The choice of the right location for your gas stove is crucial.
You should search for a place that is free of flammable materials.
Clear dry leaves, branches, and grass out of the way and make sure that no flammable materials are hanging over the stove.
Look up and make sure that there are no branches or leaves hanging over the stove that could be ignited by the heat.
When the forest fire danger is high, you should choose dishes that can be prepared quickly and easily.
This minimizes cooking time and reduces the risk of fire. Think of dishes that you can prepare with few ingredients and in a short amount of time, such as sautéed vegetables or a can of beans.
Avoid boiling potatoes or rice for 20 minutes.
Keep water ready
It is always important to have a bucket of water or a fire extinguisher on hand when cooking.
In the case of a fire, you need to be able to react quickly. A bucket of water can quickly extinguish a small fire, and you should always have a fire extinguisher with you when cooking in the wilderness.
It is better to be prepared for the worst and not need it, than to need it and not be prepared.
Cooking for groups during high forest fire danger
If you are traveling with a group, it's a good idea for one person to cook for everyone.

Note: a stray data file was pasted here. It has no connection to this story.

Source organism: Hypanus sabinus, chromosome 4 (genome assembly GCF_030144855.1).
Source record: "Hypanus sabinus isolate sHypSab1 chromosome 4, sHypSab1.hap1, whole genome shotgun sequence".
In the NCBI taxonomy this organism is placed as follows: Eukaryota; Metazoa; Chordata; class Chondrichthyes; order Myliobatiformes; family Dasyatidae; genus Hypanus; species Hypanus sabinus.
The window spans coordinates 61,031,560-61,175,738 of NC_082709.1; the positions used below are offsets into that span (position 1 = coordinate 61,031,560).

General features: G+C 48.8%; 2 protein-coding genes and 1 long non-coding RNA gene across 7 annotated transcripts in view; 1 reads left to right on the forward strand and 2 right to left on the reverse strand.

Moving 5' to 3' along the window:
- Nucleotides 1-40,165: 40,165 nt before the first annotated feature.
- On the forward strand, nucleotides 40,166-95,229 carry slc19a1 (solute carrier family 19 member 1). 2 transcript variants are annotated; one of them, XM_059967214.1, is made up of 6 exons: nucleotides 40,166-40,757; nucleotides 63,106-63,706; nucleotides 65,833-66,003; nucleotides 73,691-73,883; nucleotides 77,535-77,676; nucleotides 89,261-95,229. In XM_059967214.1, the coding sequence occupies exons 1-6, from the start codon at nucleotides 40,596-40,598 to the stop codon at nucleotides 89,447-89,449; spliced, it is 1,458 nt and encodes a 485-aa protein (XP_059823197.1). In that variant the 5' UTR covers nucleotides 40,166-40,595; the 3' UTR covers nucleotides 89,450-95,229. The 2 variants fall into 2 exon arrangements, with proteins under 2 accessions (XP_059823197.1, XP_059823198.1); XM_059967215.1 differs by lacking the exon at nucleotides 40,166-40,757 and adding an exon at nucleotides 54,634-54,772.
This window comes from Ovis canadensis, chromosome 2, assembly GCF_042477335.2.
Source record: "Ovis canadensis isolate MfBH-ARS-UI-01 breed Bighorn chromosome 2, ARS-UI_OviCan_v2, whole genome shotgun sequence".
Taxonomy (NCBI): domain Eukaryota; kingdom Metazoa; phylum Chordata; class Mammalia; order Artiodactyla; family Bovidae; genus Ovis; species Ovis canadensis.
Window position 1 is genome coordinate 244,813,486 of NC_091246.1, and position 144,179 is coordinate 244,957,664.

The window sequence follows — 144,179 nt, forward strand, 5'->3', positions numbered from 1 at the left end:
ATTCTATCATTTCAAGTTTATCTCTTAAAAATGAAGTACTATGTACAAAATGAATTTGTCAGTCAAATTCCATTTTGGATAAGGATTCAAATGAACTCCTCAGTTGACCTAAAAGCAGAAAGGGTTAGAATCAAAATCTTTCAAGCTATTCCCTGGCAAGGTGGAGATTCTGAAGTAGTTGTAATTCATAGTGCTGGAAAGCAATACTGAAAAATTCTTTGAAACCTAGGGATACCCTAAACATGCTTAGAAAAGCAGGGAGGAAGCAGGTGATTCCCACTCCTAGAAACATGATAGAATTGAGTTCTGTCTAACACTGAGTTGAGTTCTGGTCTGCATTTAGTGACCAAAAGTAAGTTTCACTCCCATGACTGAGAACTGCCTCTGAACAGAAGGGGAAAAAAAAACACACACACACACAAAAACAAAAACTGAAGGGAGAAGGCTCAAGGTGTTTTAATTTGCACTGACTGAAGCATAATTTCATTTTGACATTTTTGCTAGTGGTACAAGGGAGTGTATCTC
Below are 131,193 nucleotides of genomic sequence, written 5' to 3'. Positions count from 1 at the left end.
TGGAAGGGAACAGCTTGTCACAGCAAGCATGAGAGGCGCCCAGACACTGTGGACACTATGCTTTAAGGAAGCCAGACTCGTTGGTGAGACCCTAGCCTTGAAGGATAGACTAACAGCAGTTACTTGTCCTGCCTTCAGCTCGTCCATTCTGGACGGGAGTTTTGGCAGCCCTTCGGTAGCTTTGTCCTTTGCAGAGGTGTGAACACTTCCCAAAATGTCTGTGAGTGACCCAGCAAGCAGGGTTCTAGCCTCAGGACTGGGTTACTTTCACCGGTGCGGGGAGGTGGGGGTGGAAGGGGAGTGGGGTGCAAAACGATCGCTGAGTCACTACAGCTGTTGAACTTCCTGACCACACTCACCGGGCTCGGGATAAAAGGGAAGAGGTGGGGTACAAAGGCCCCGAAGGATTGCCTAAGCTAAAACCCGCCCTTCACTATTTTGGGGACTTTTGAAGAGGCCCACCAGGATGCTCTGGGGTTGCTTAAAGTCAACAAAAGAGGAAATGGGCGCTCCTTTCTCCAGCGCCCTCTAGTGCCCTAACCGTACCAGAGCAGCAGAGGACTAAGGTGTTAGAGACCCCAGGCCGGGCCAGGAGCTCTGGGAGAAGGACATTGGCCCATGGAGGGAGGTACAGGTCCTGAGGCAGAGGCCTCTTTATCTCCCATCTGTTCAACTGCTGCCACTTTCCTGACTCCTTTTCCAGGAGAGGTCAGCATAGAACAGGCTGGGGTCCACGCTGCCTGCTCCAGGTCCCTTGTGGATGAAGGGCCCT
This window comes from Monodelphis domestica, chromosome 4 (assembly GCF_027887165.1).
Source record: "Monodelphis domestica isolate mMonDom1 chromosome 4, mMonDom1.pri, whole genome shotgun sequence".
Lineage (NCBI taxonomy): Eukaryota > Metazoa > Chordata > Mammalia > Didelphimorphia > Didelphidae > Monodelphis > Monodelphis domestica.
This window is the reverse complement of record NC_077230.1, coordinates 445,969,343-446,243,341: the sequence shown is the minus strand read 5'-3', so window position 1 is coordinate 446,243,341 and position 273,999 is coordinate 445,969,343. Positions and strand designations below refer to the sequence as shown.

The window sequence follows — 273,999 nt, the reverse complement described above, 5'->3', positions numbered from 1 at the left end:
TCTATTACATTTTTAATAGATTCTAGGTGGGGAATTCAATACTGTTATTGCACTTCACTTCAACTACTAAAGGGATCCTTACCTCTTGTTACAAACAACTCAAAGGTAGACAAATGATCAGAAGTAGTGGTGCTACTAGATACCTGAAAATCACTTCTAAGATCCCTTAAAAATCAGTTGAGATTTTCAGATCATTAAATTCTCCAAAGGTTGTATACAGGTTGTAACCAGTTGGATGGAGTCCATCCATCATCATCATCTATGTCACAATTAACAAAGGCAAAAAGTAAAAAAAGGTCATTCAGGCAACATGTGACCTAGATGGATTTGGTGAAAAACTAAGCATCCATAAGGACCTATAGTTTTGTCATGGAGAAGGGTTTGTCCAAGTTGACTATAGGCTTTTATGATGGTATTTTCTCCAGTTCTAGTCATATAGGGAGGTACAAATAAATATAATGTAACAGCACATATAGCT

By avoiding multiple small fire pits, you minimize the risk of fire. Additionally, it is a great way to strengthen the community and work together.
Large Camping Stove
A large camping stove or a camping kitchen are ideal for cooking for a group.
They offer enough space to prepare larger quantities of food and are more efficient than several small cookers. In addition, they are safer because they are more stable and less likely to tip over.
Communicating Safety Rules
It is important that all group members know the dangers and know how to react in case of an emergency.
Discuss the safety rules and make sure everyone understands them. Everyone should know how to operate the stove safely, how to extinguish a fire, and what to do in case of a fire.
By planning meals together, you can reduce the number of cooking processes.
This minimizes the time during which a fire or stove is in operation, thereby reducing the risk of fire.
Furthermore, it is a great opportunity to sit together and enjoy the community.
Despite all precautions, a fire can still occur.
Therefore, it is essential to have an emergency plan.
Everyone should know what to do, where to find the nearest firefighting measures, and how to get help. A good emergency plan can save lives in case of an emergency.
Keep water ready
Always keep several buckets of water or a fire extinguisher ready to be able to react quickly in case of an emergency.
Water is the most effective means to extinguish a small fire, and a fire extinguisher is essential for larger fires.
Remember: Safety comes first!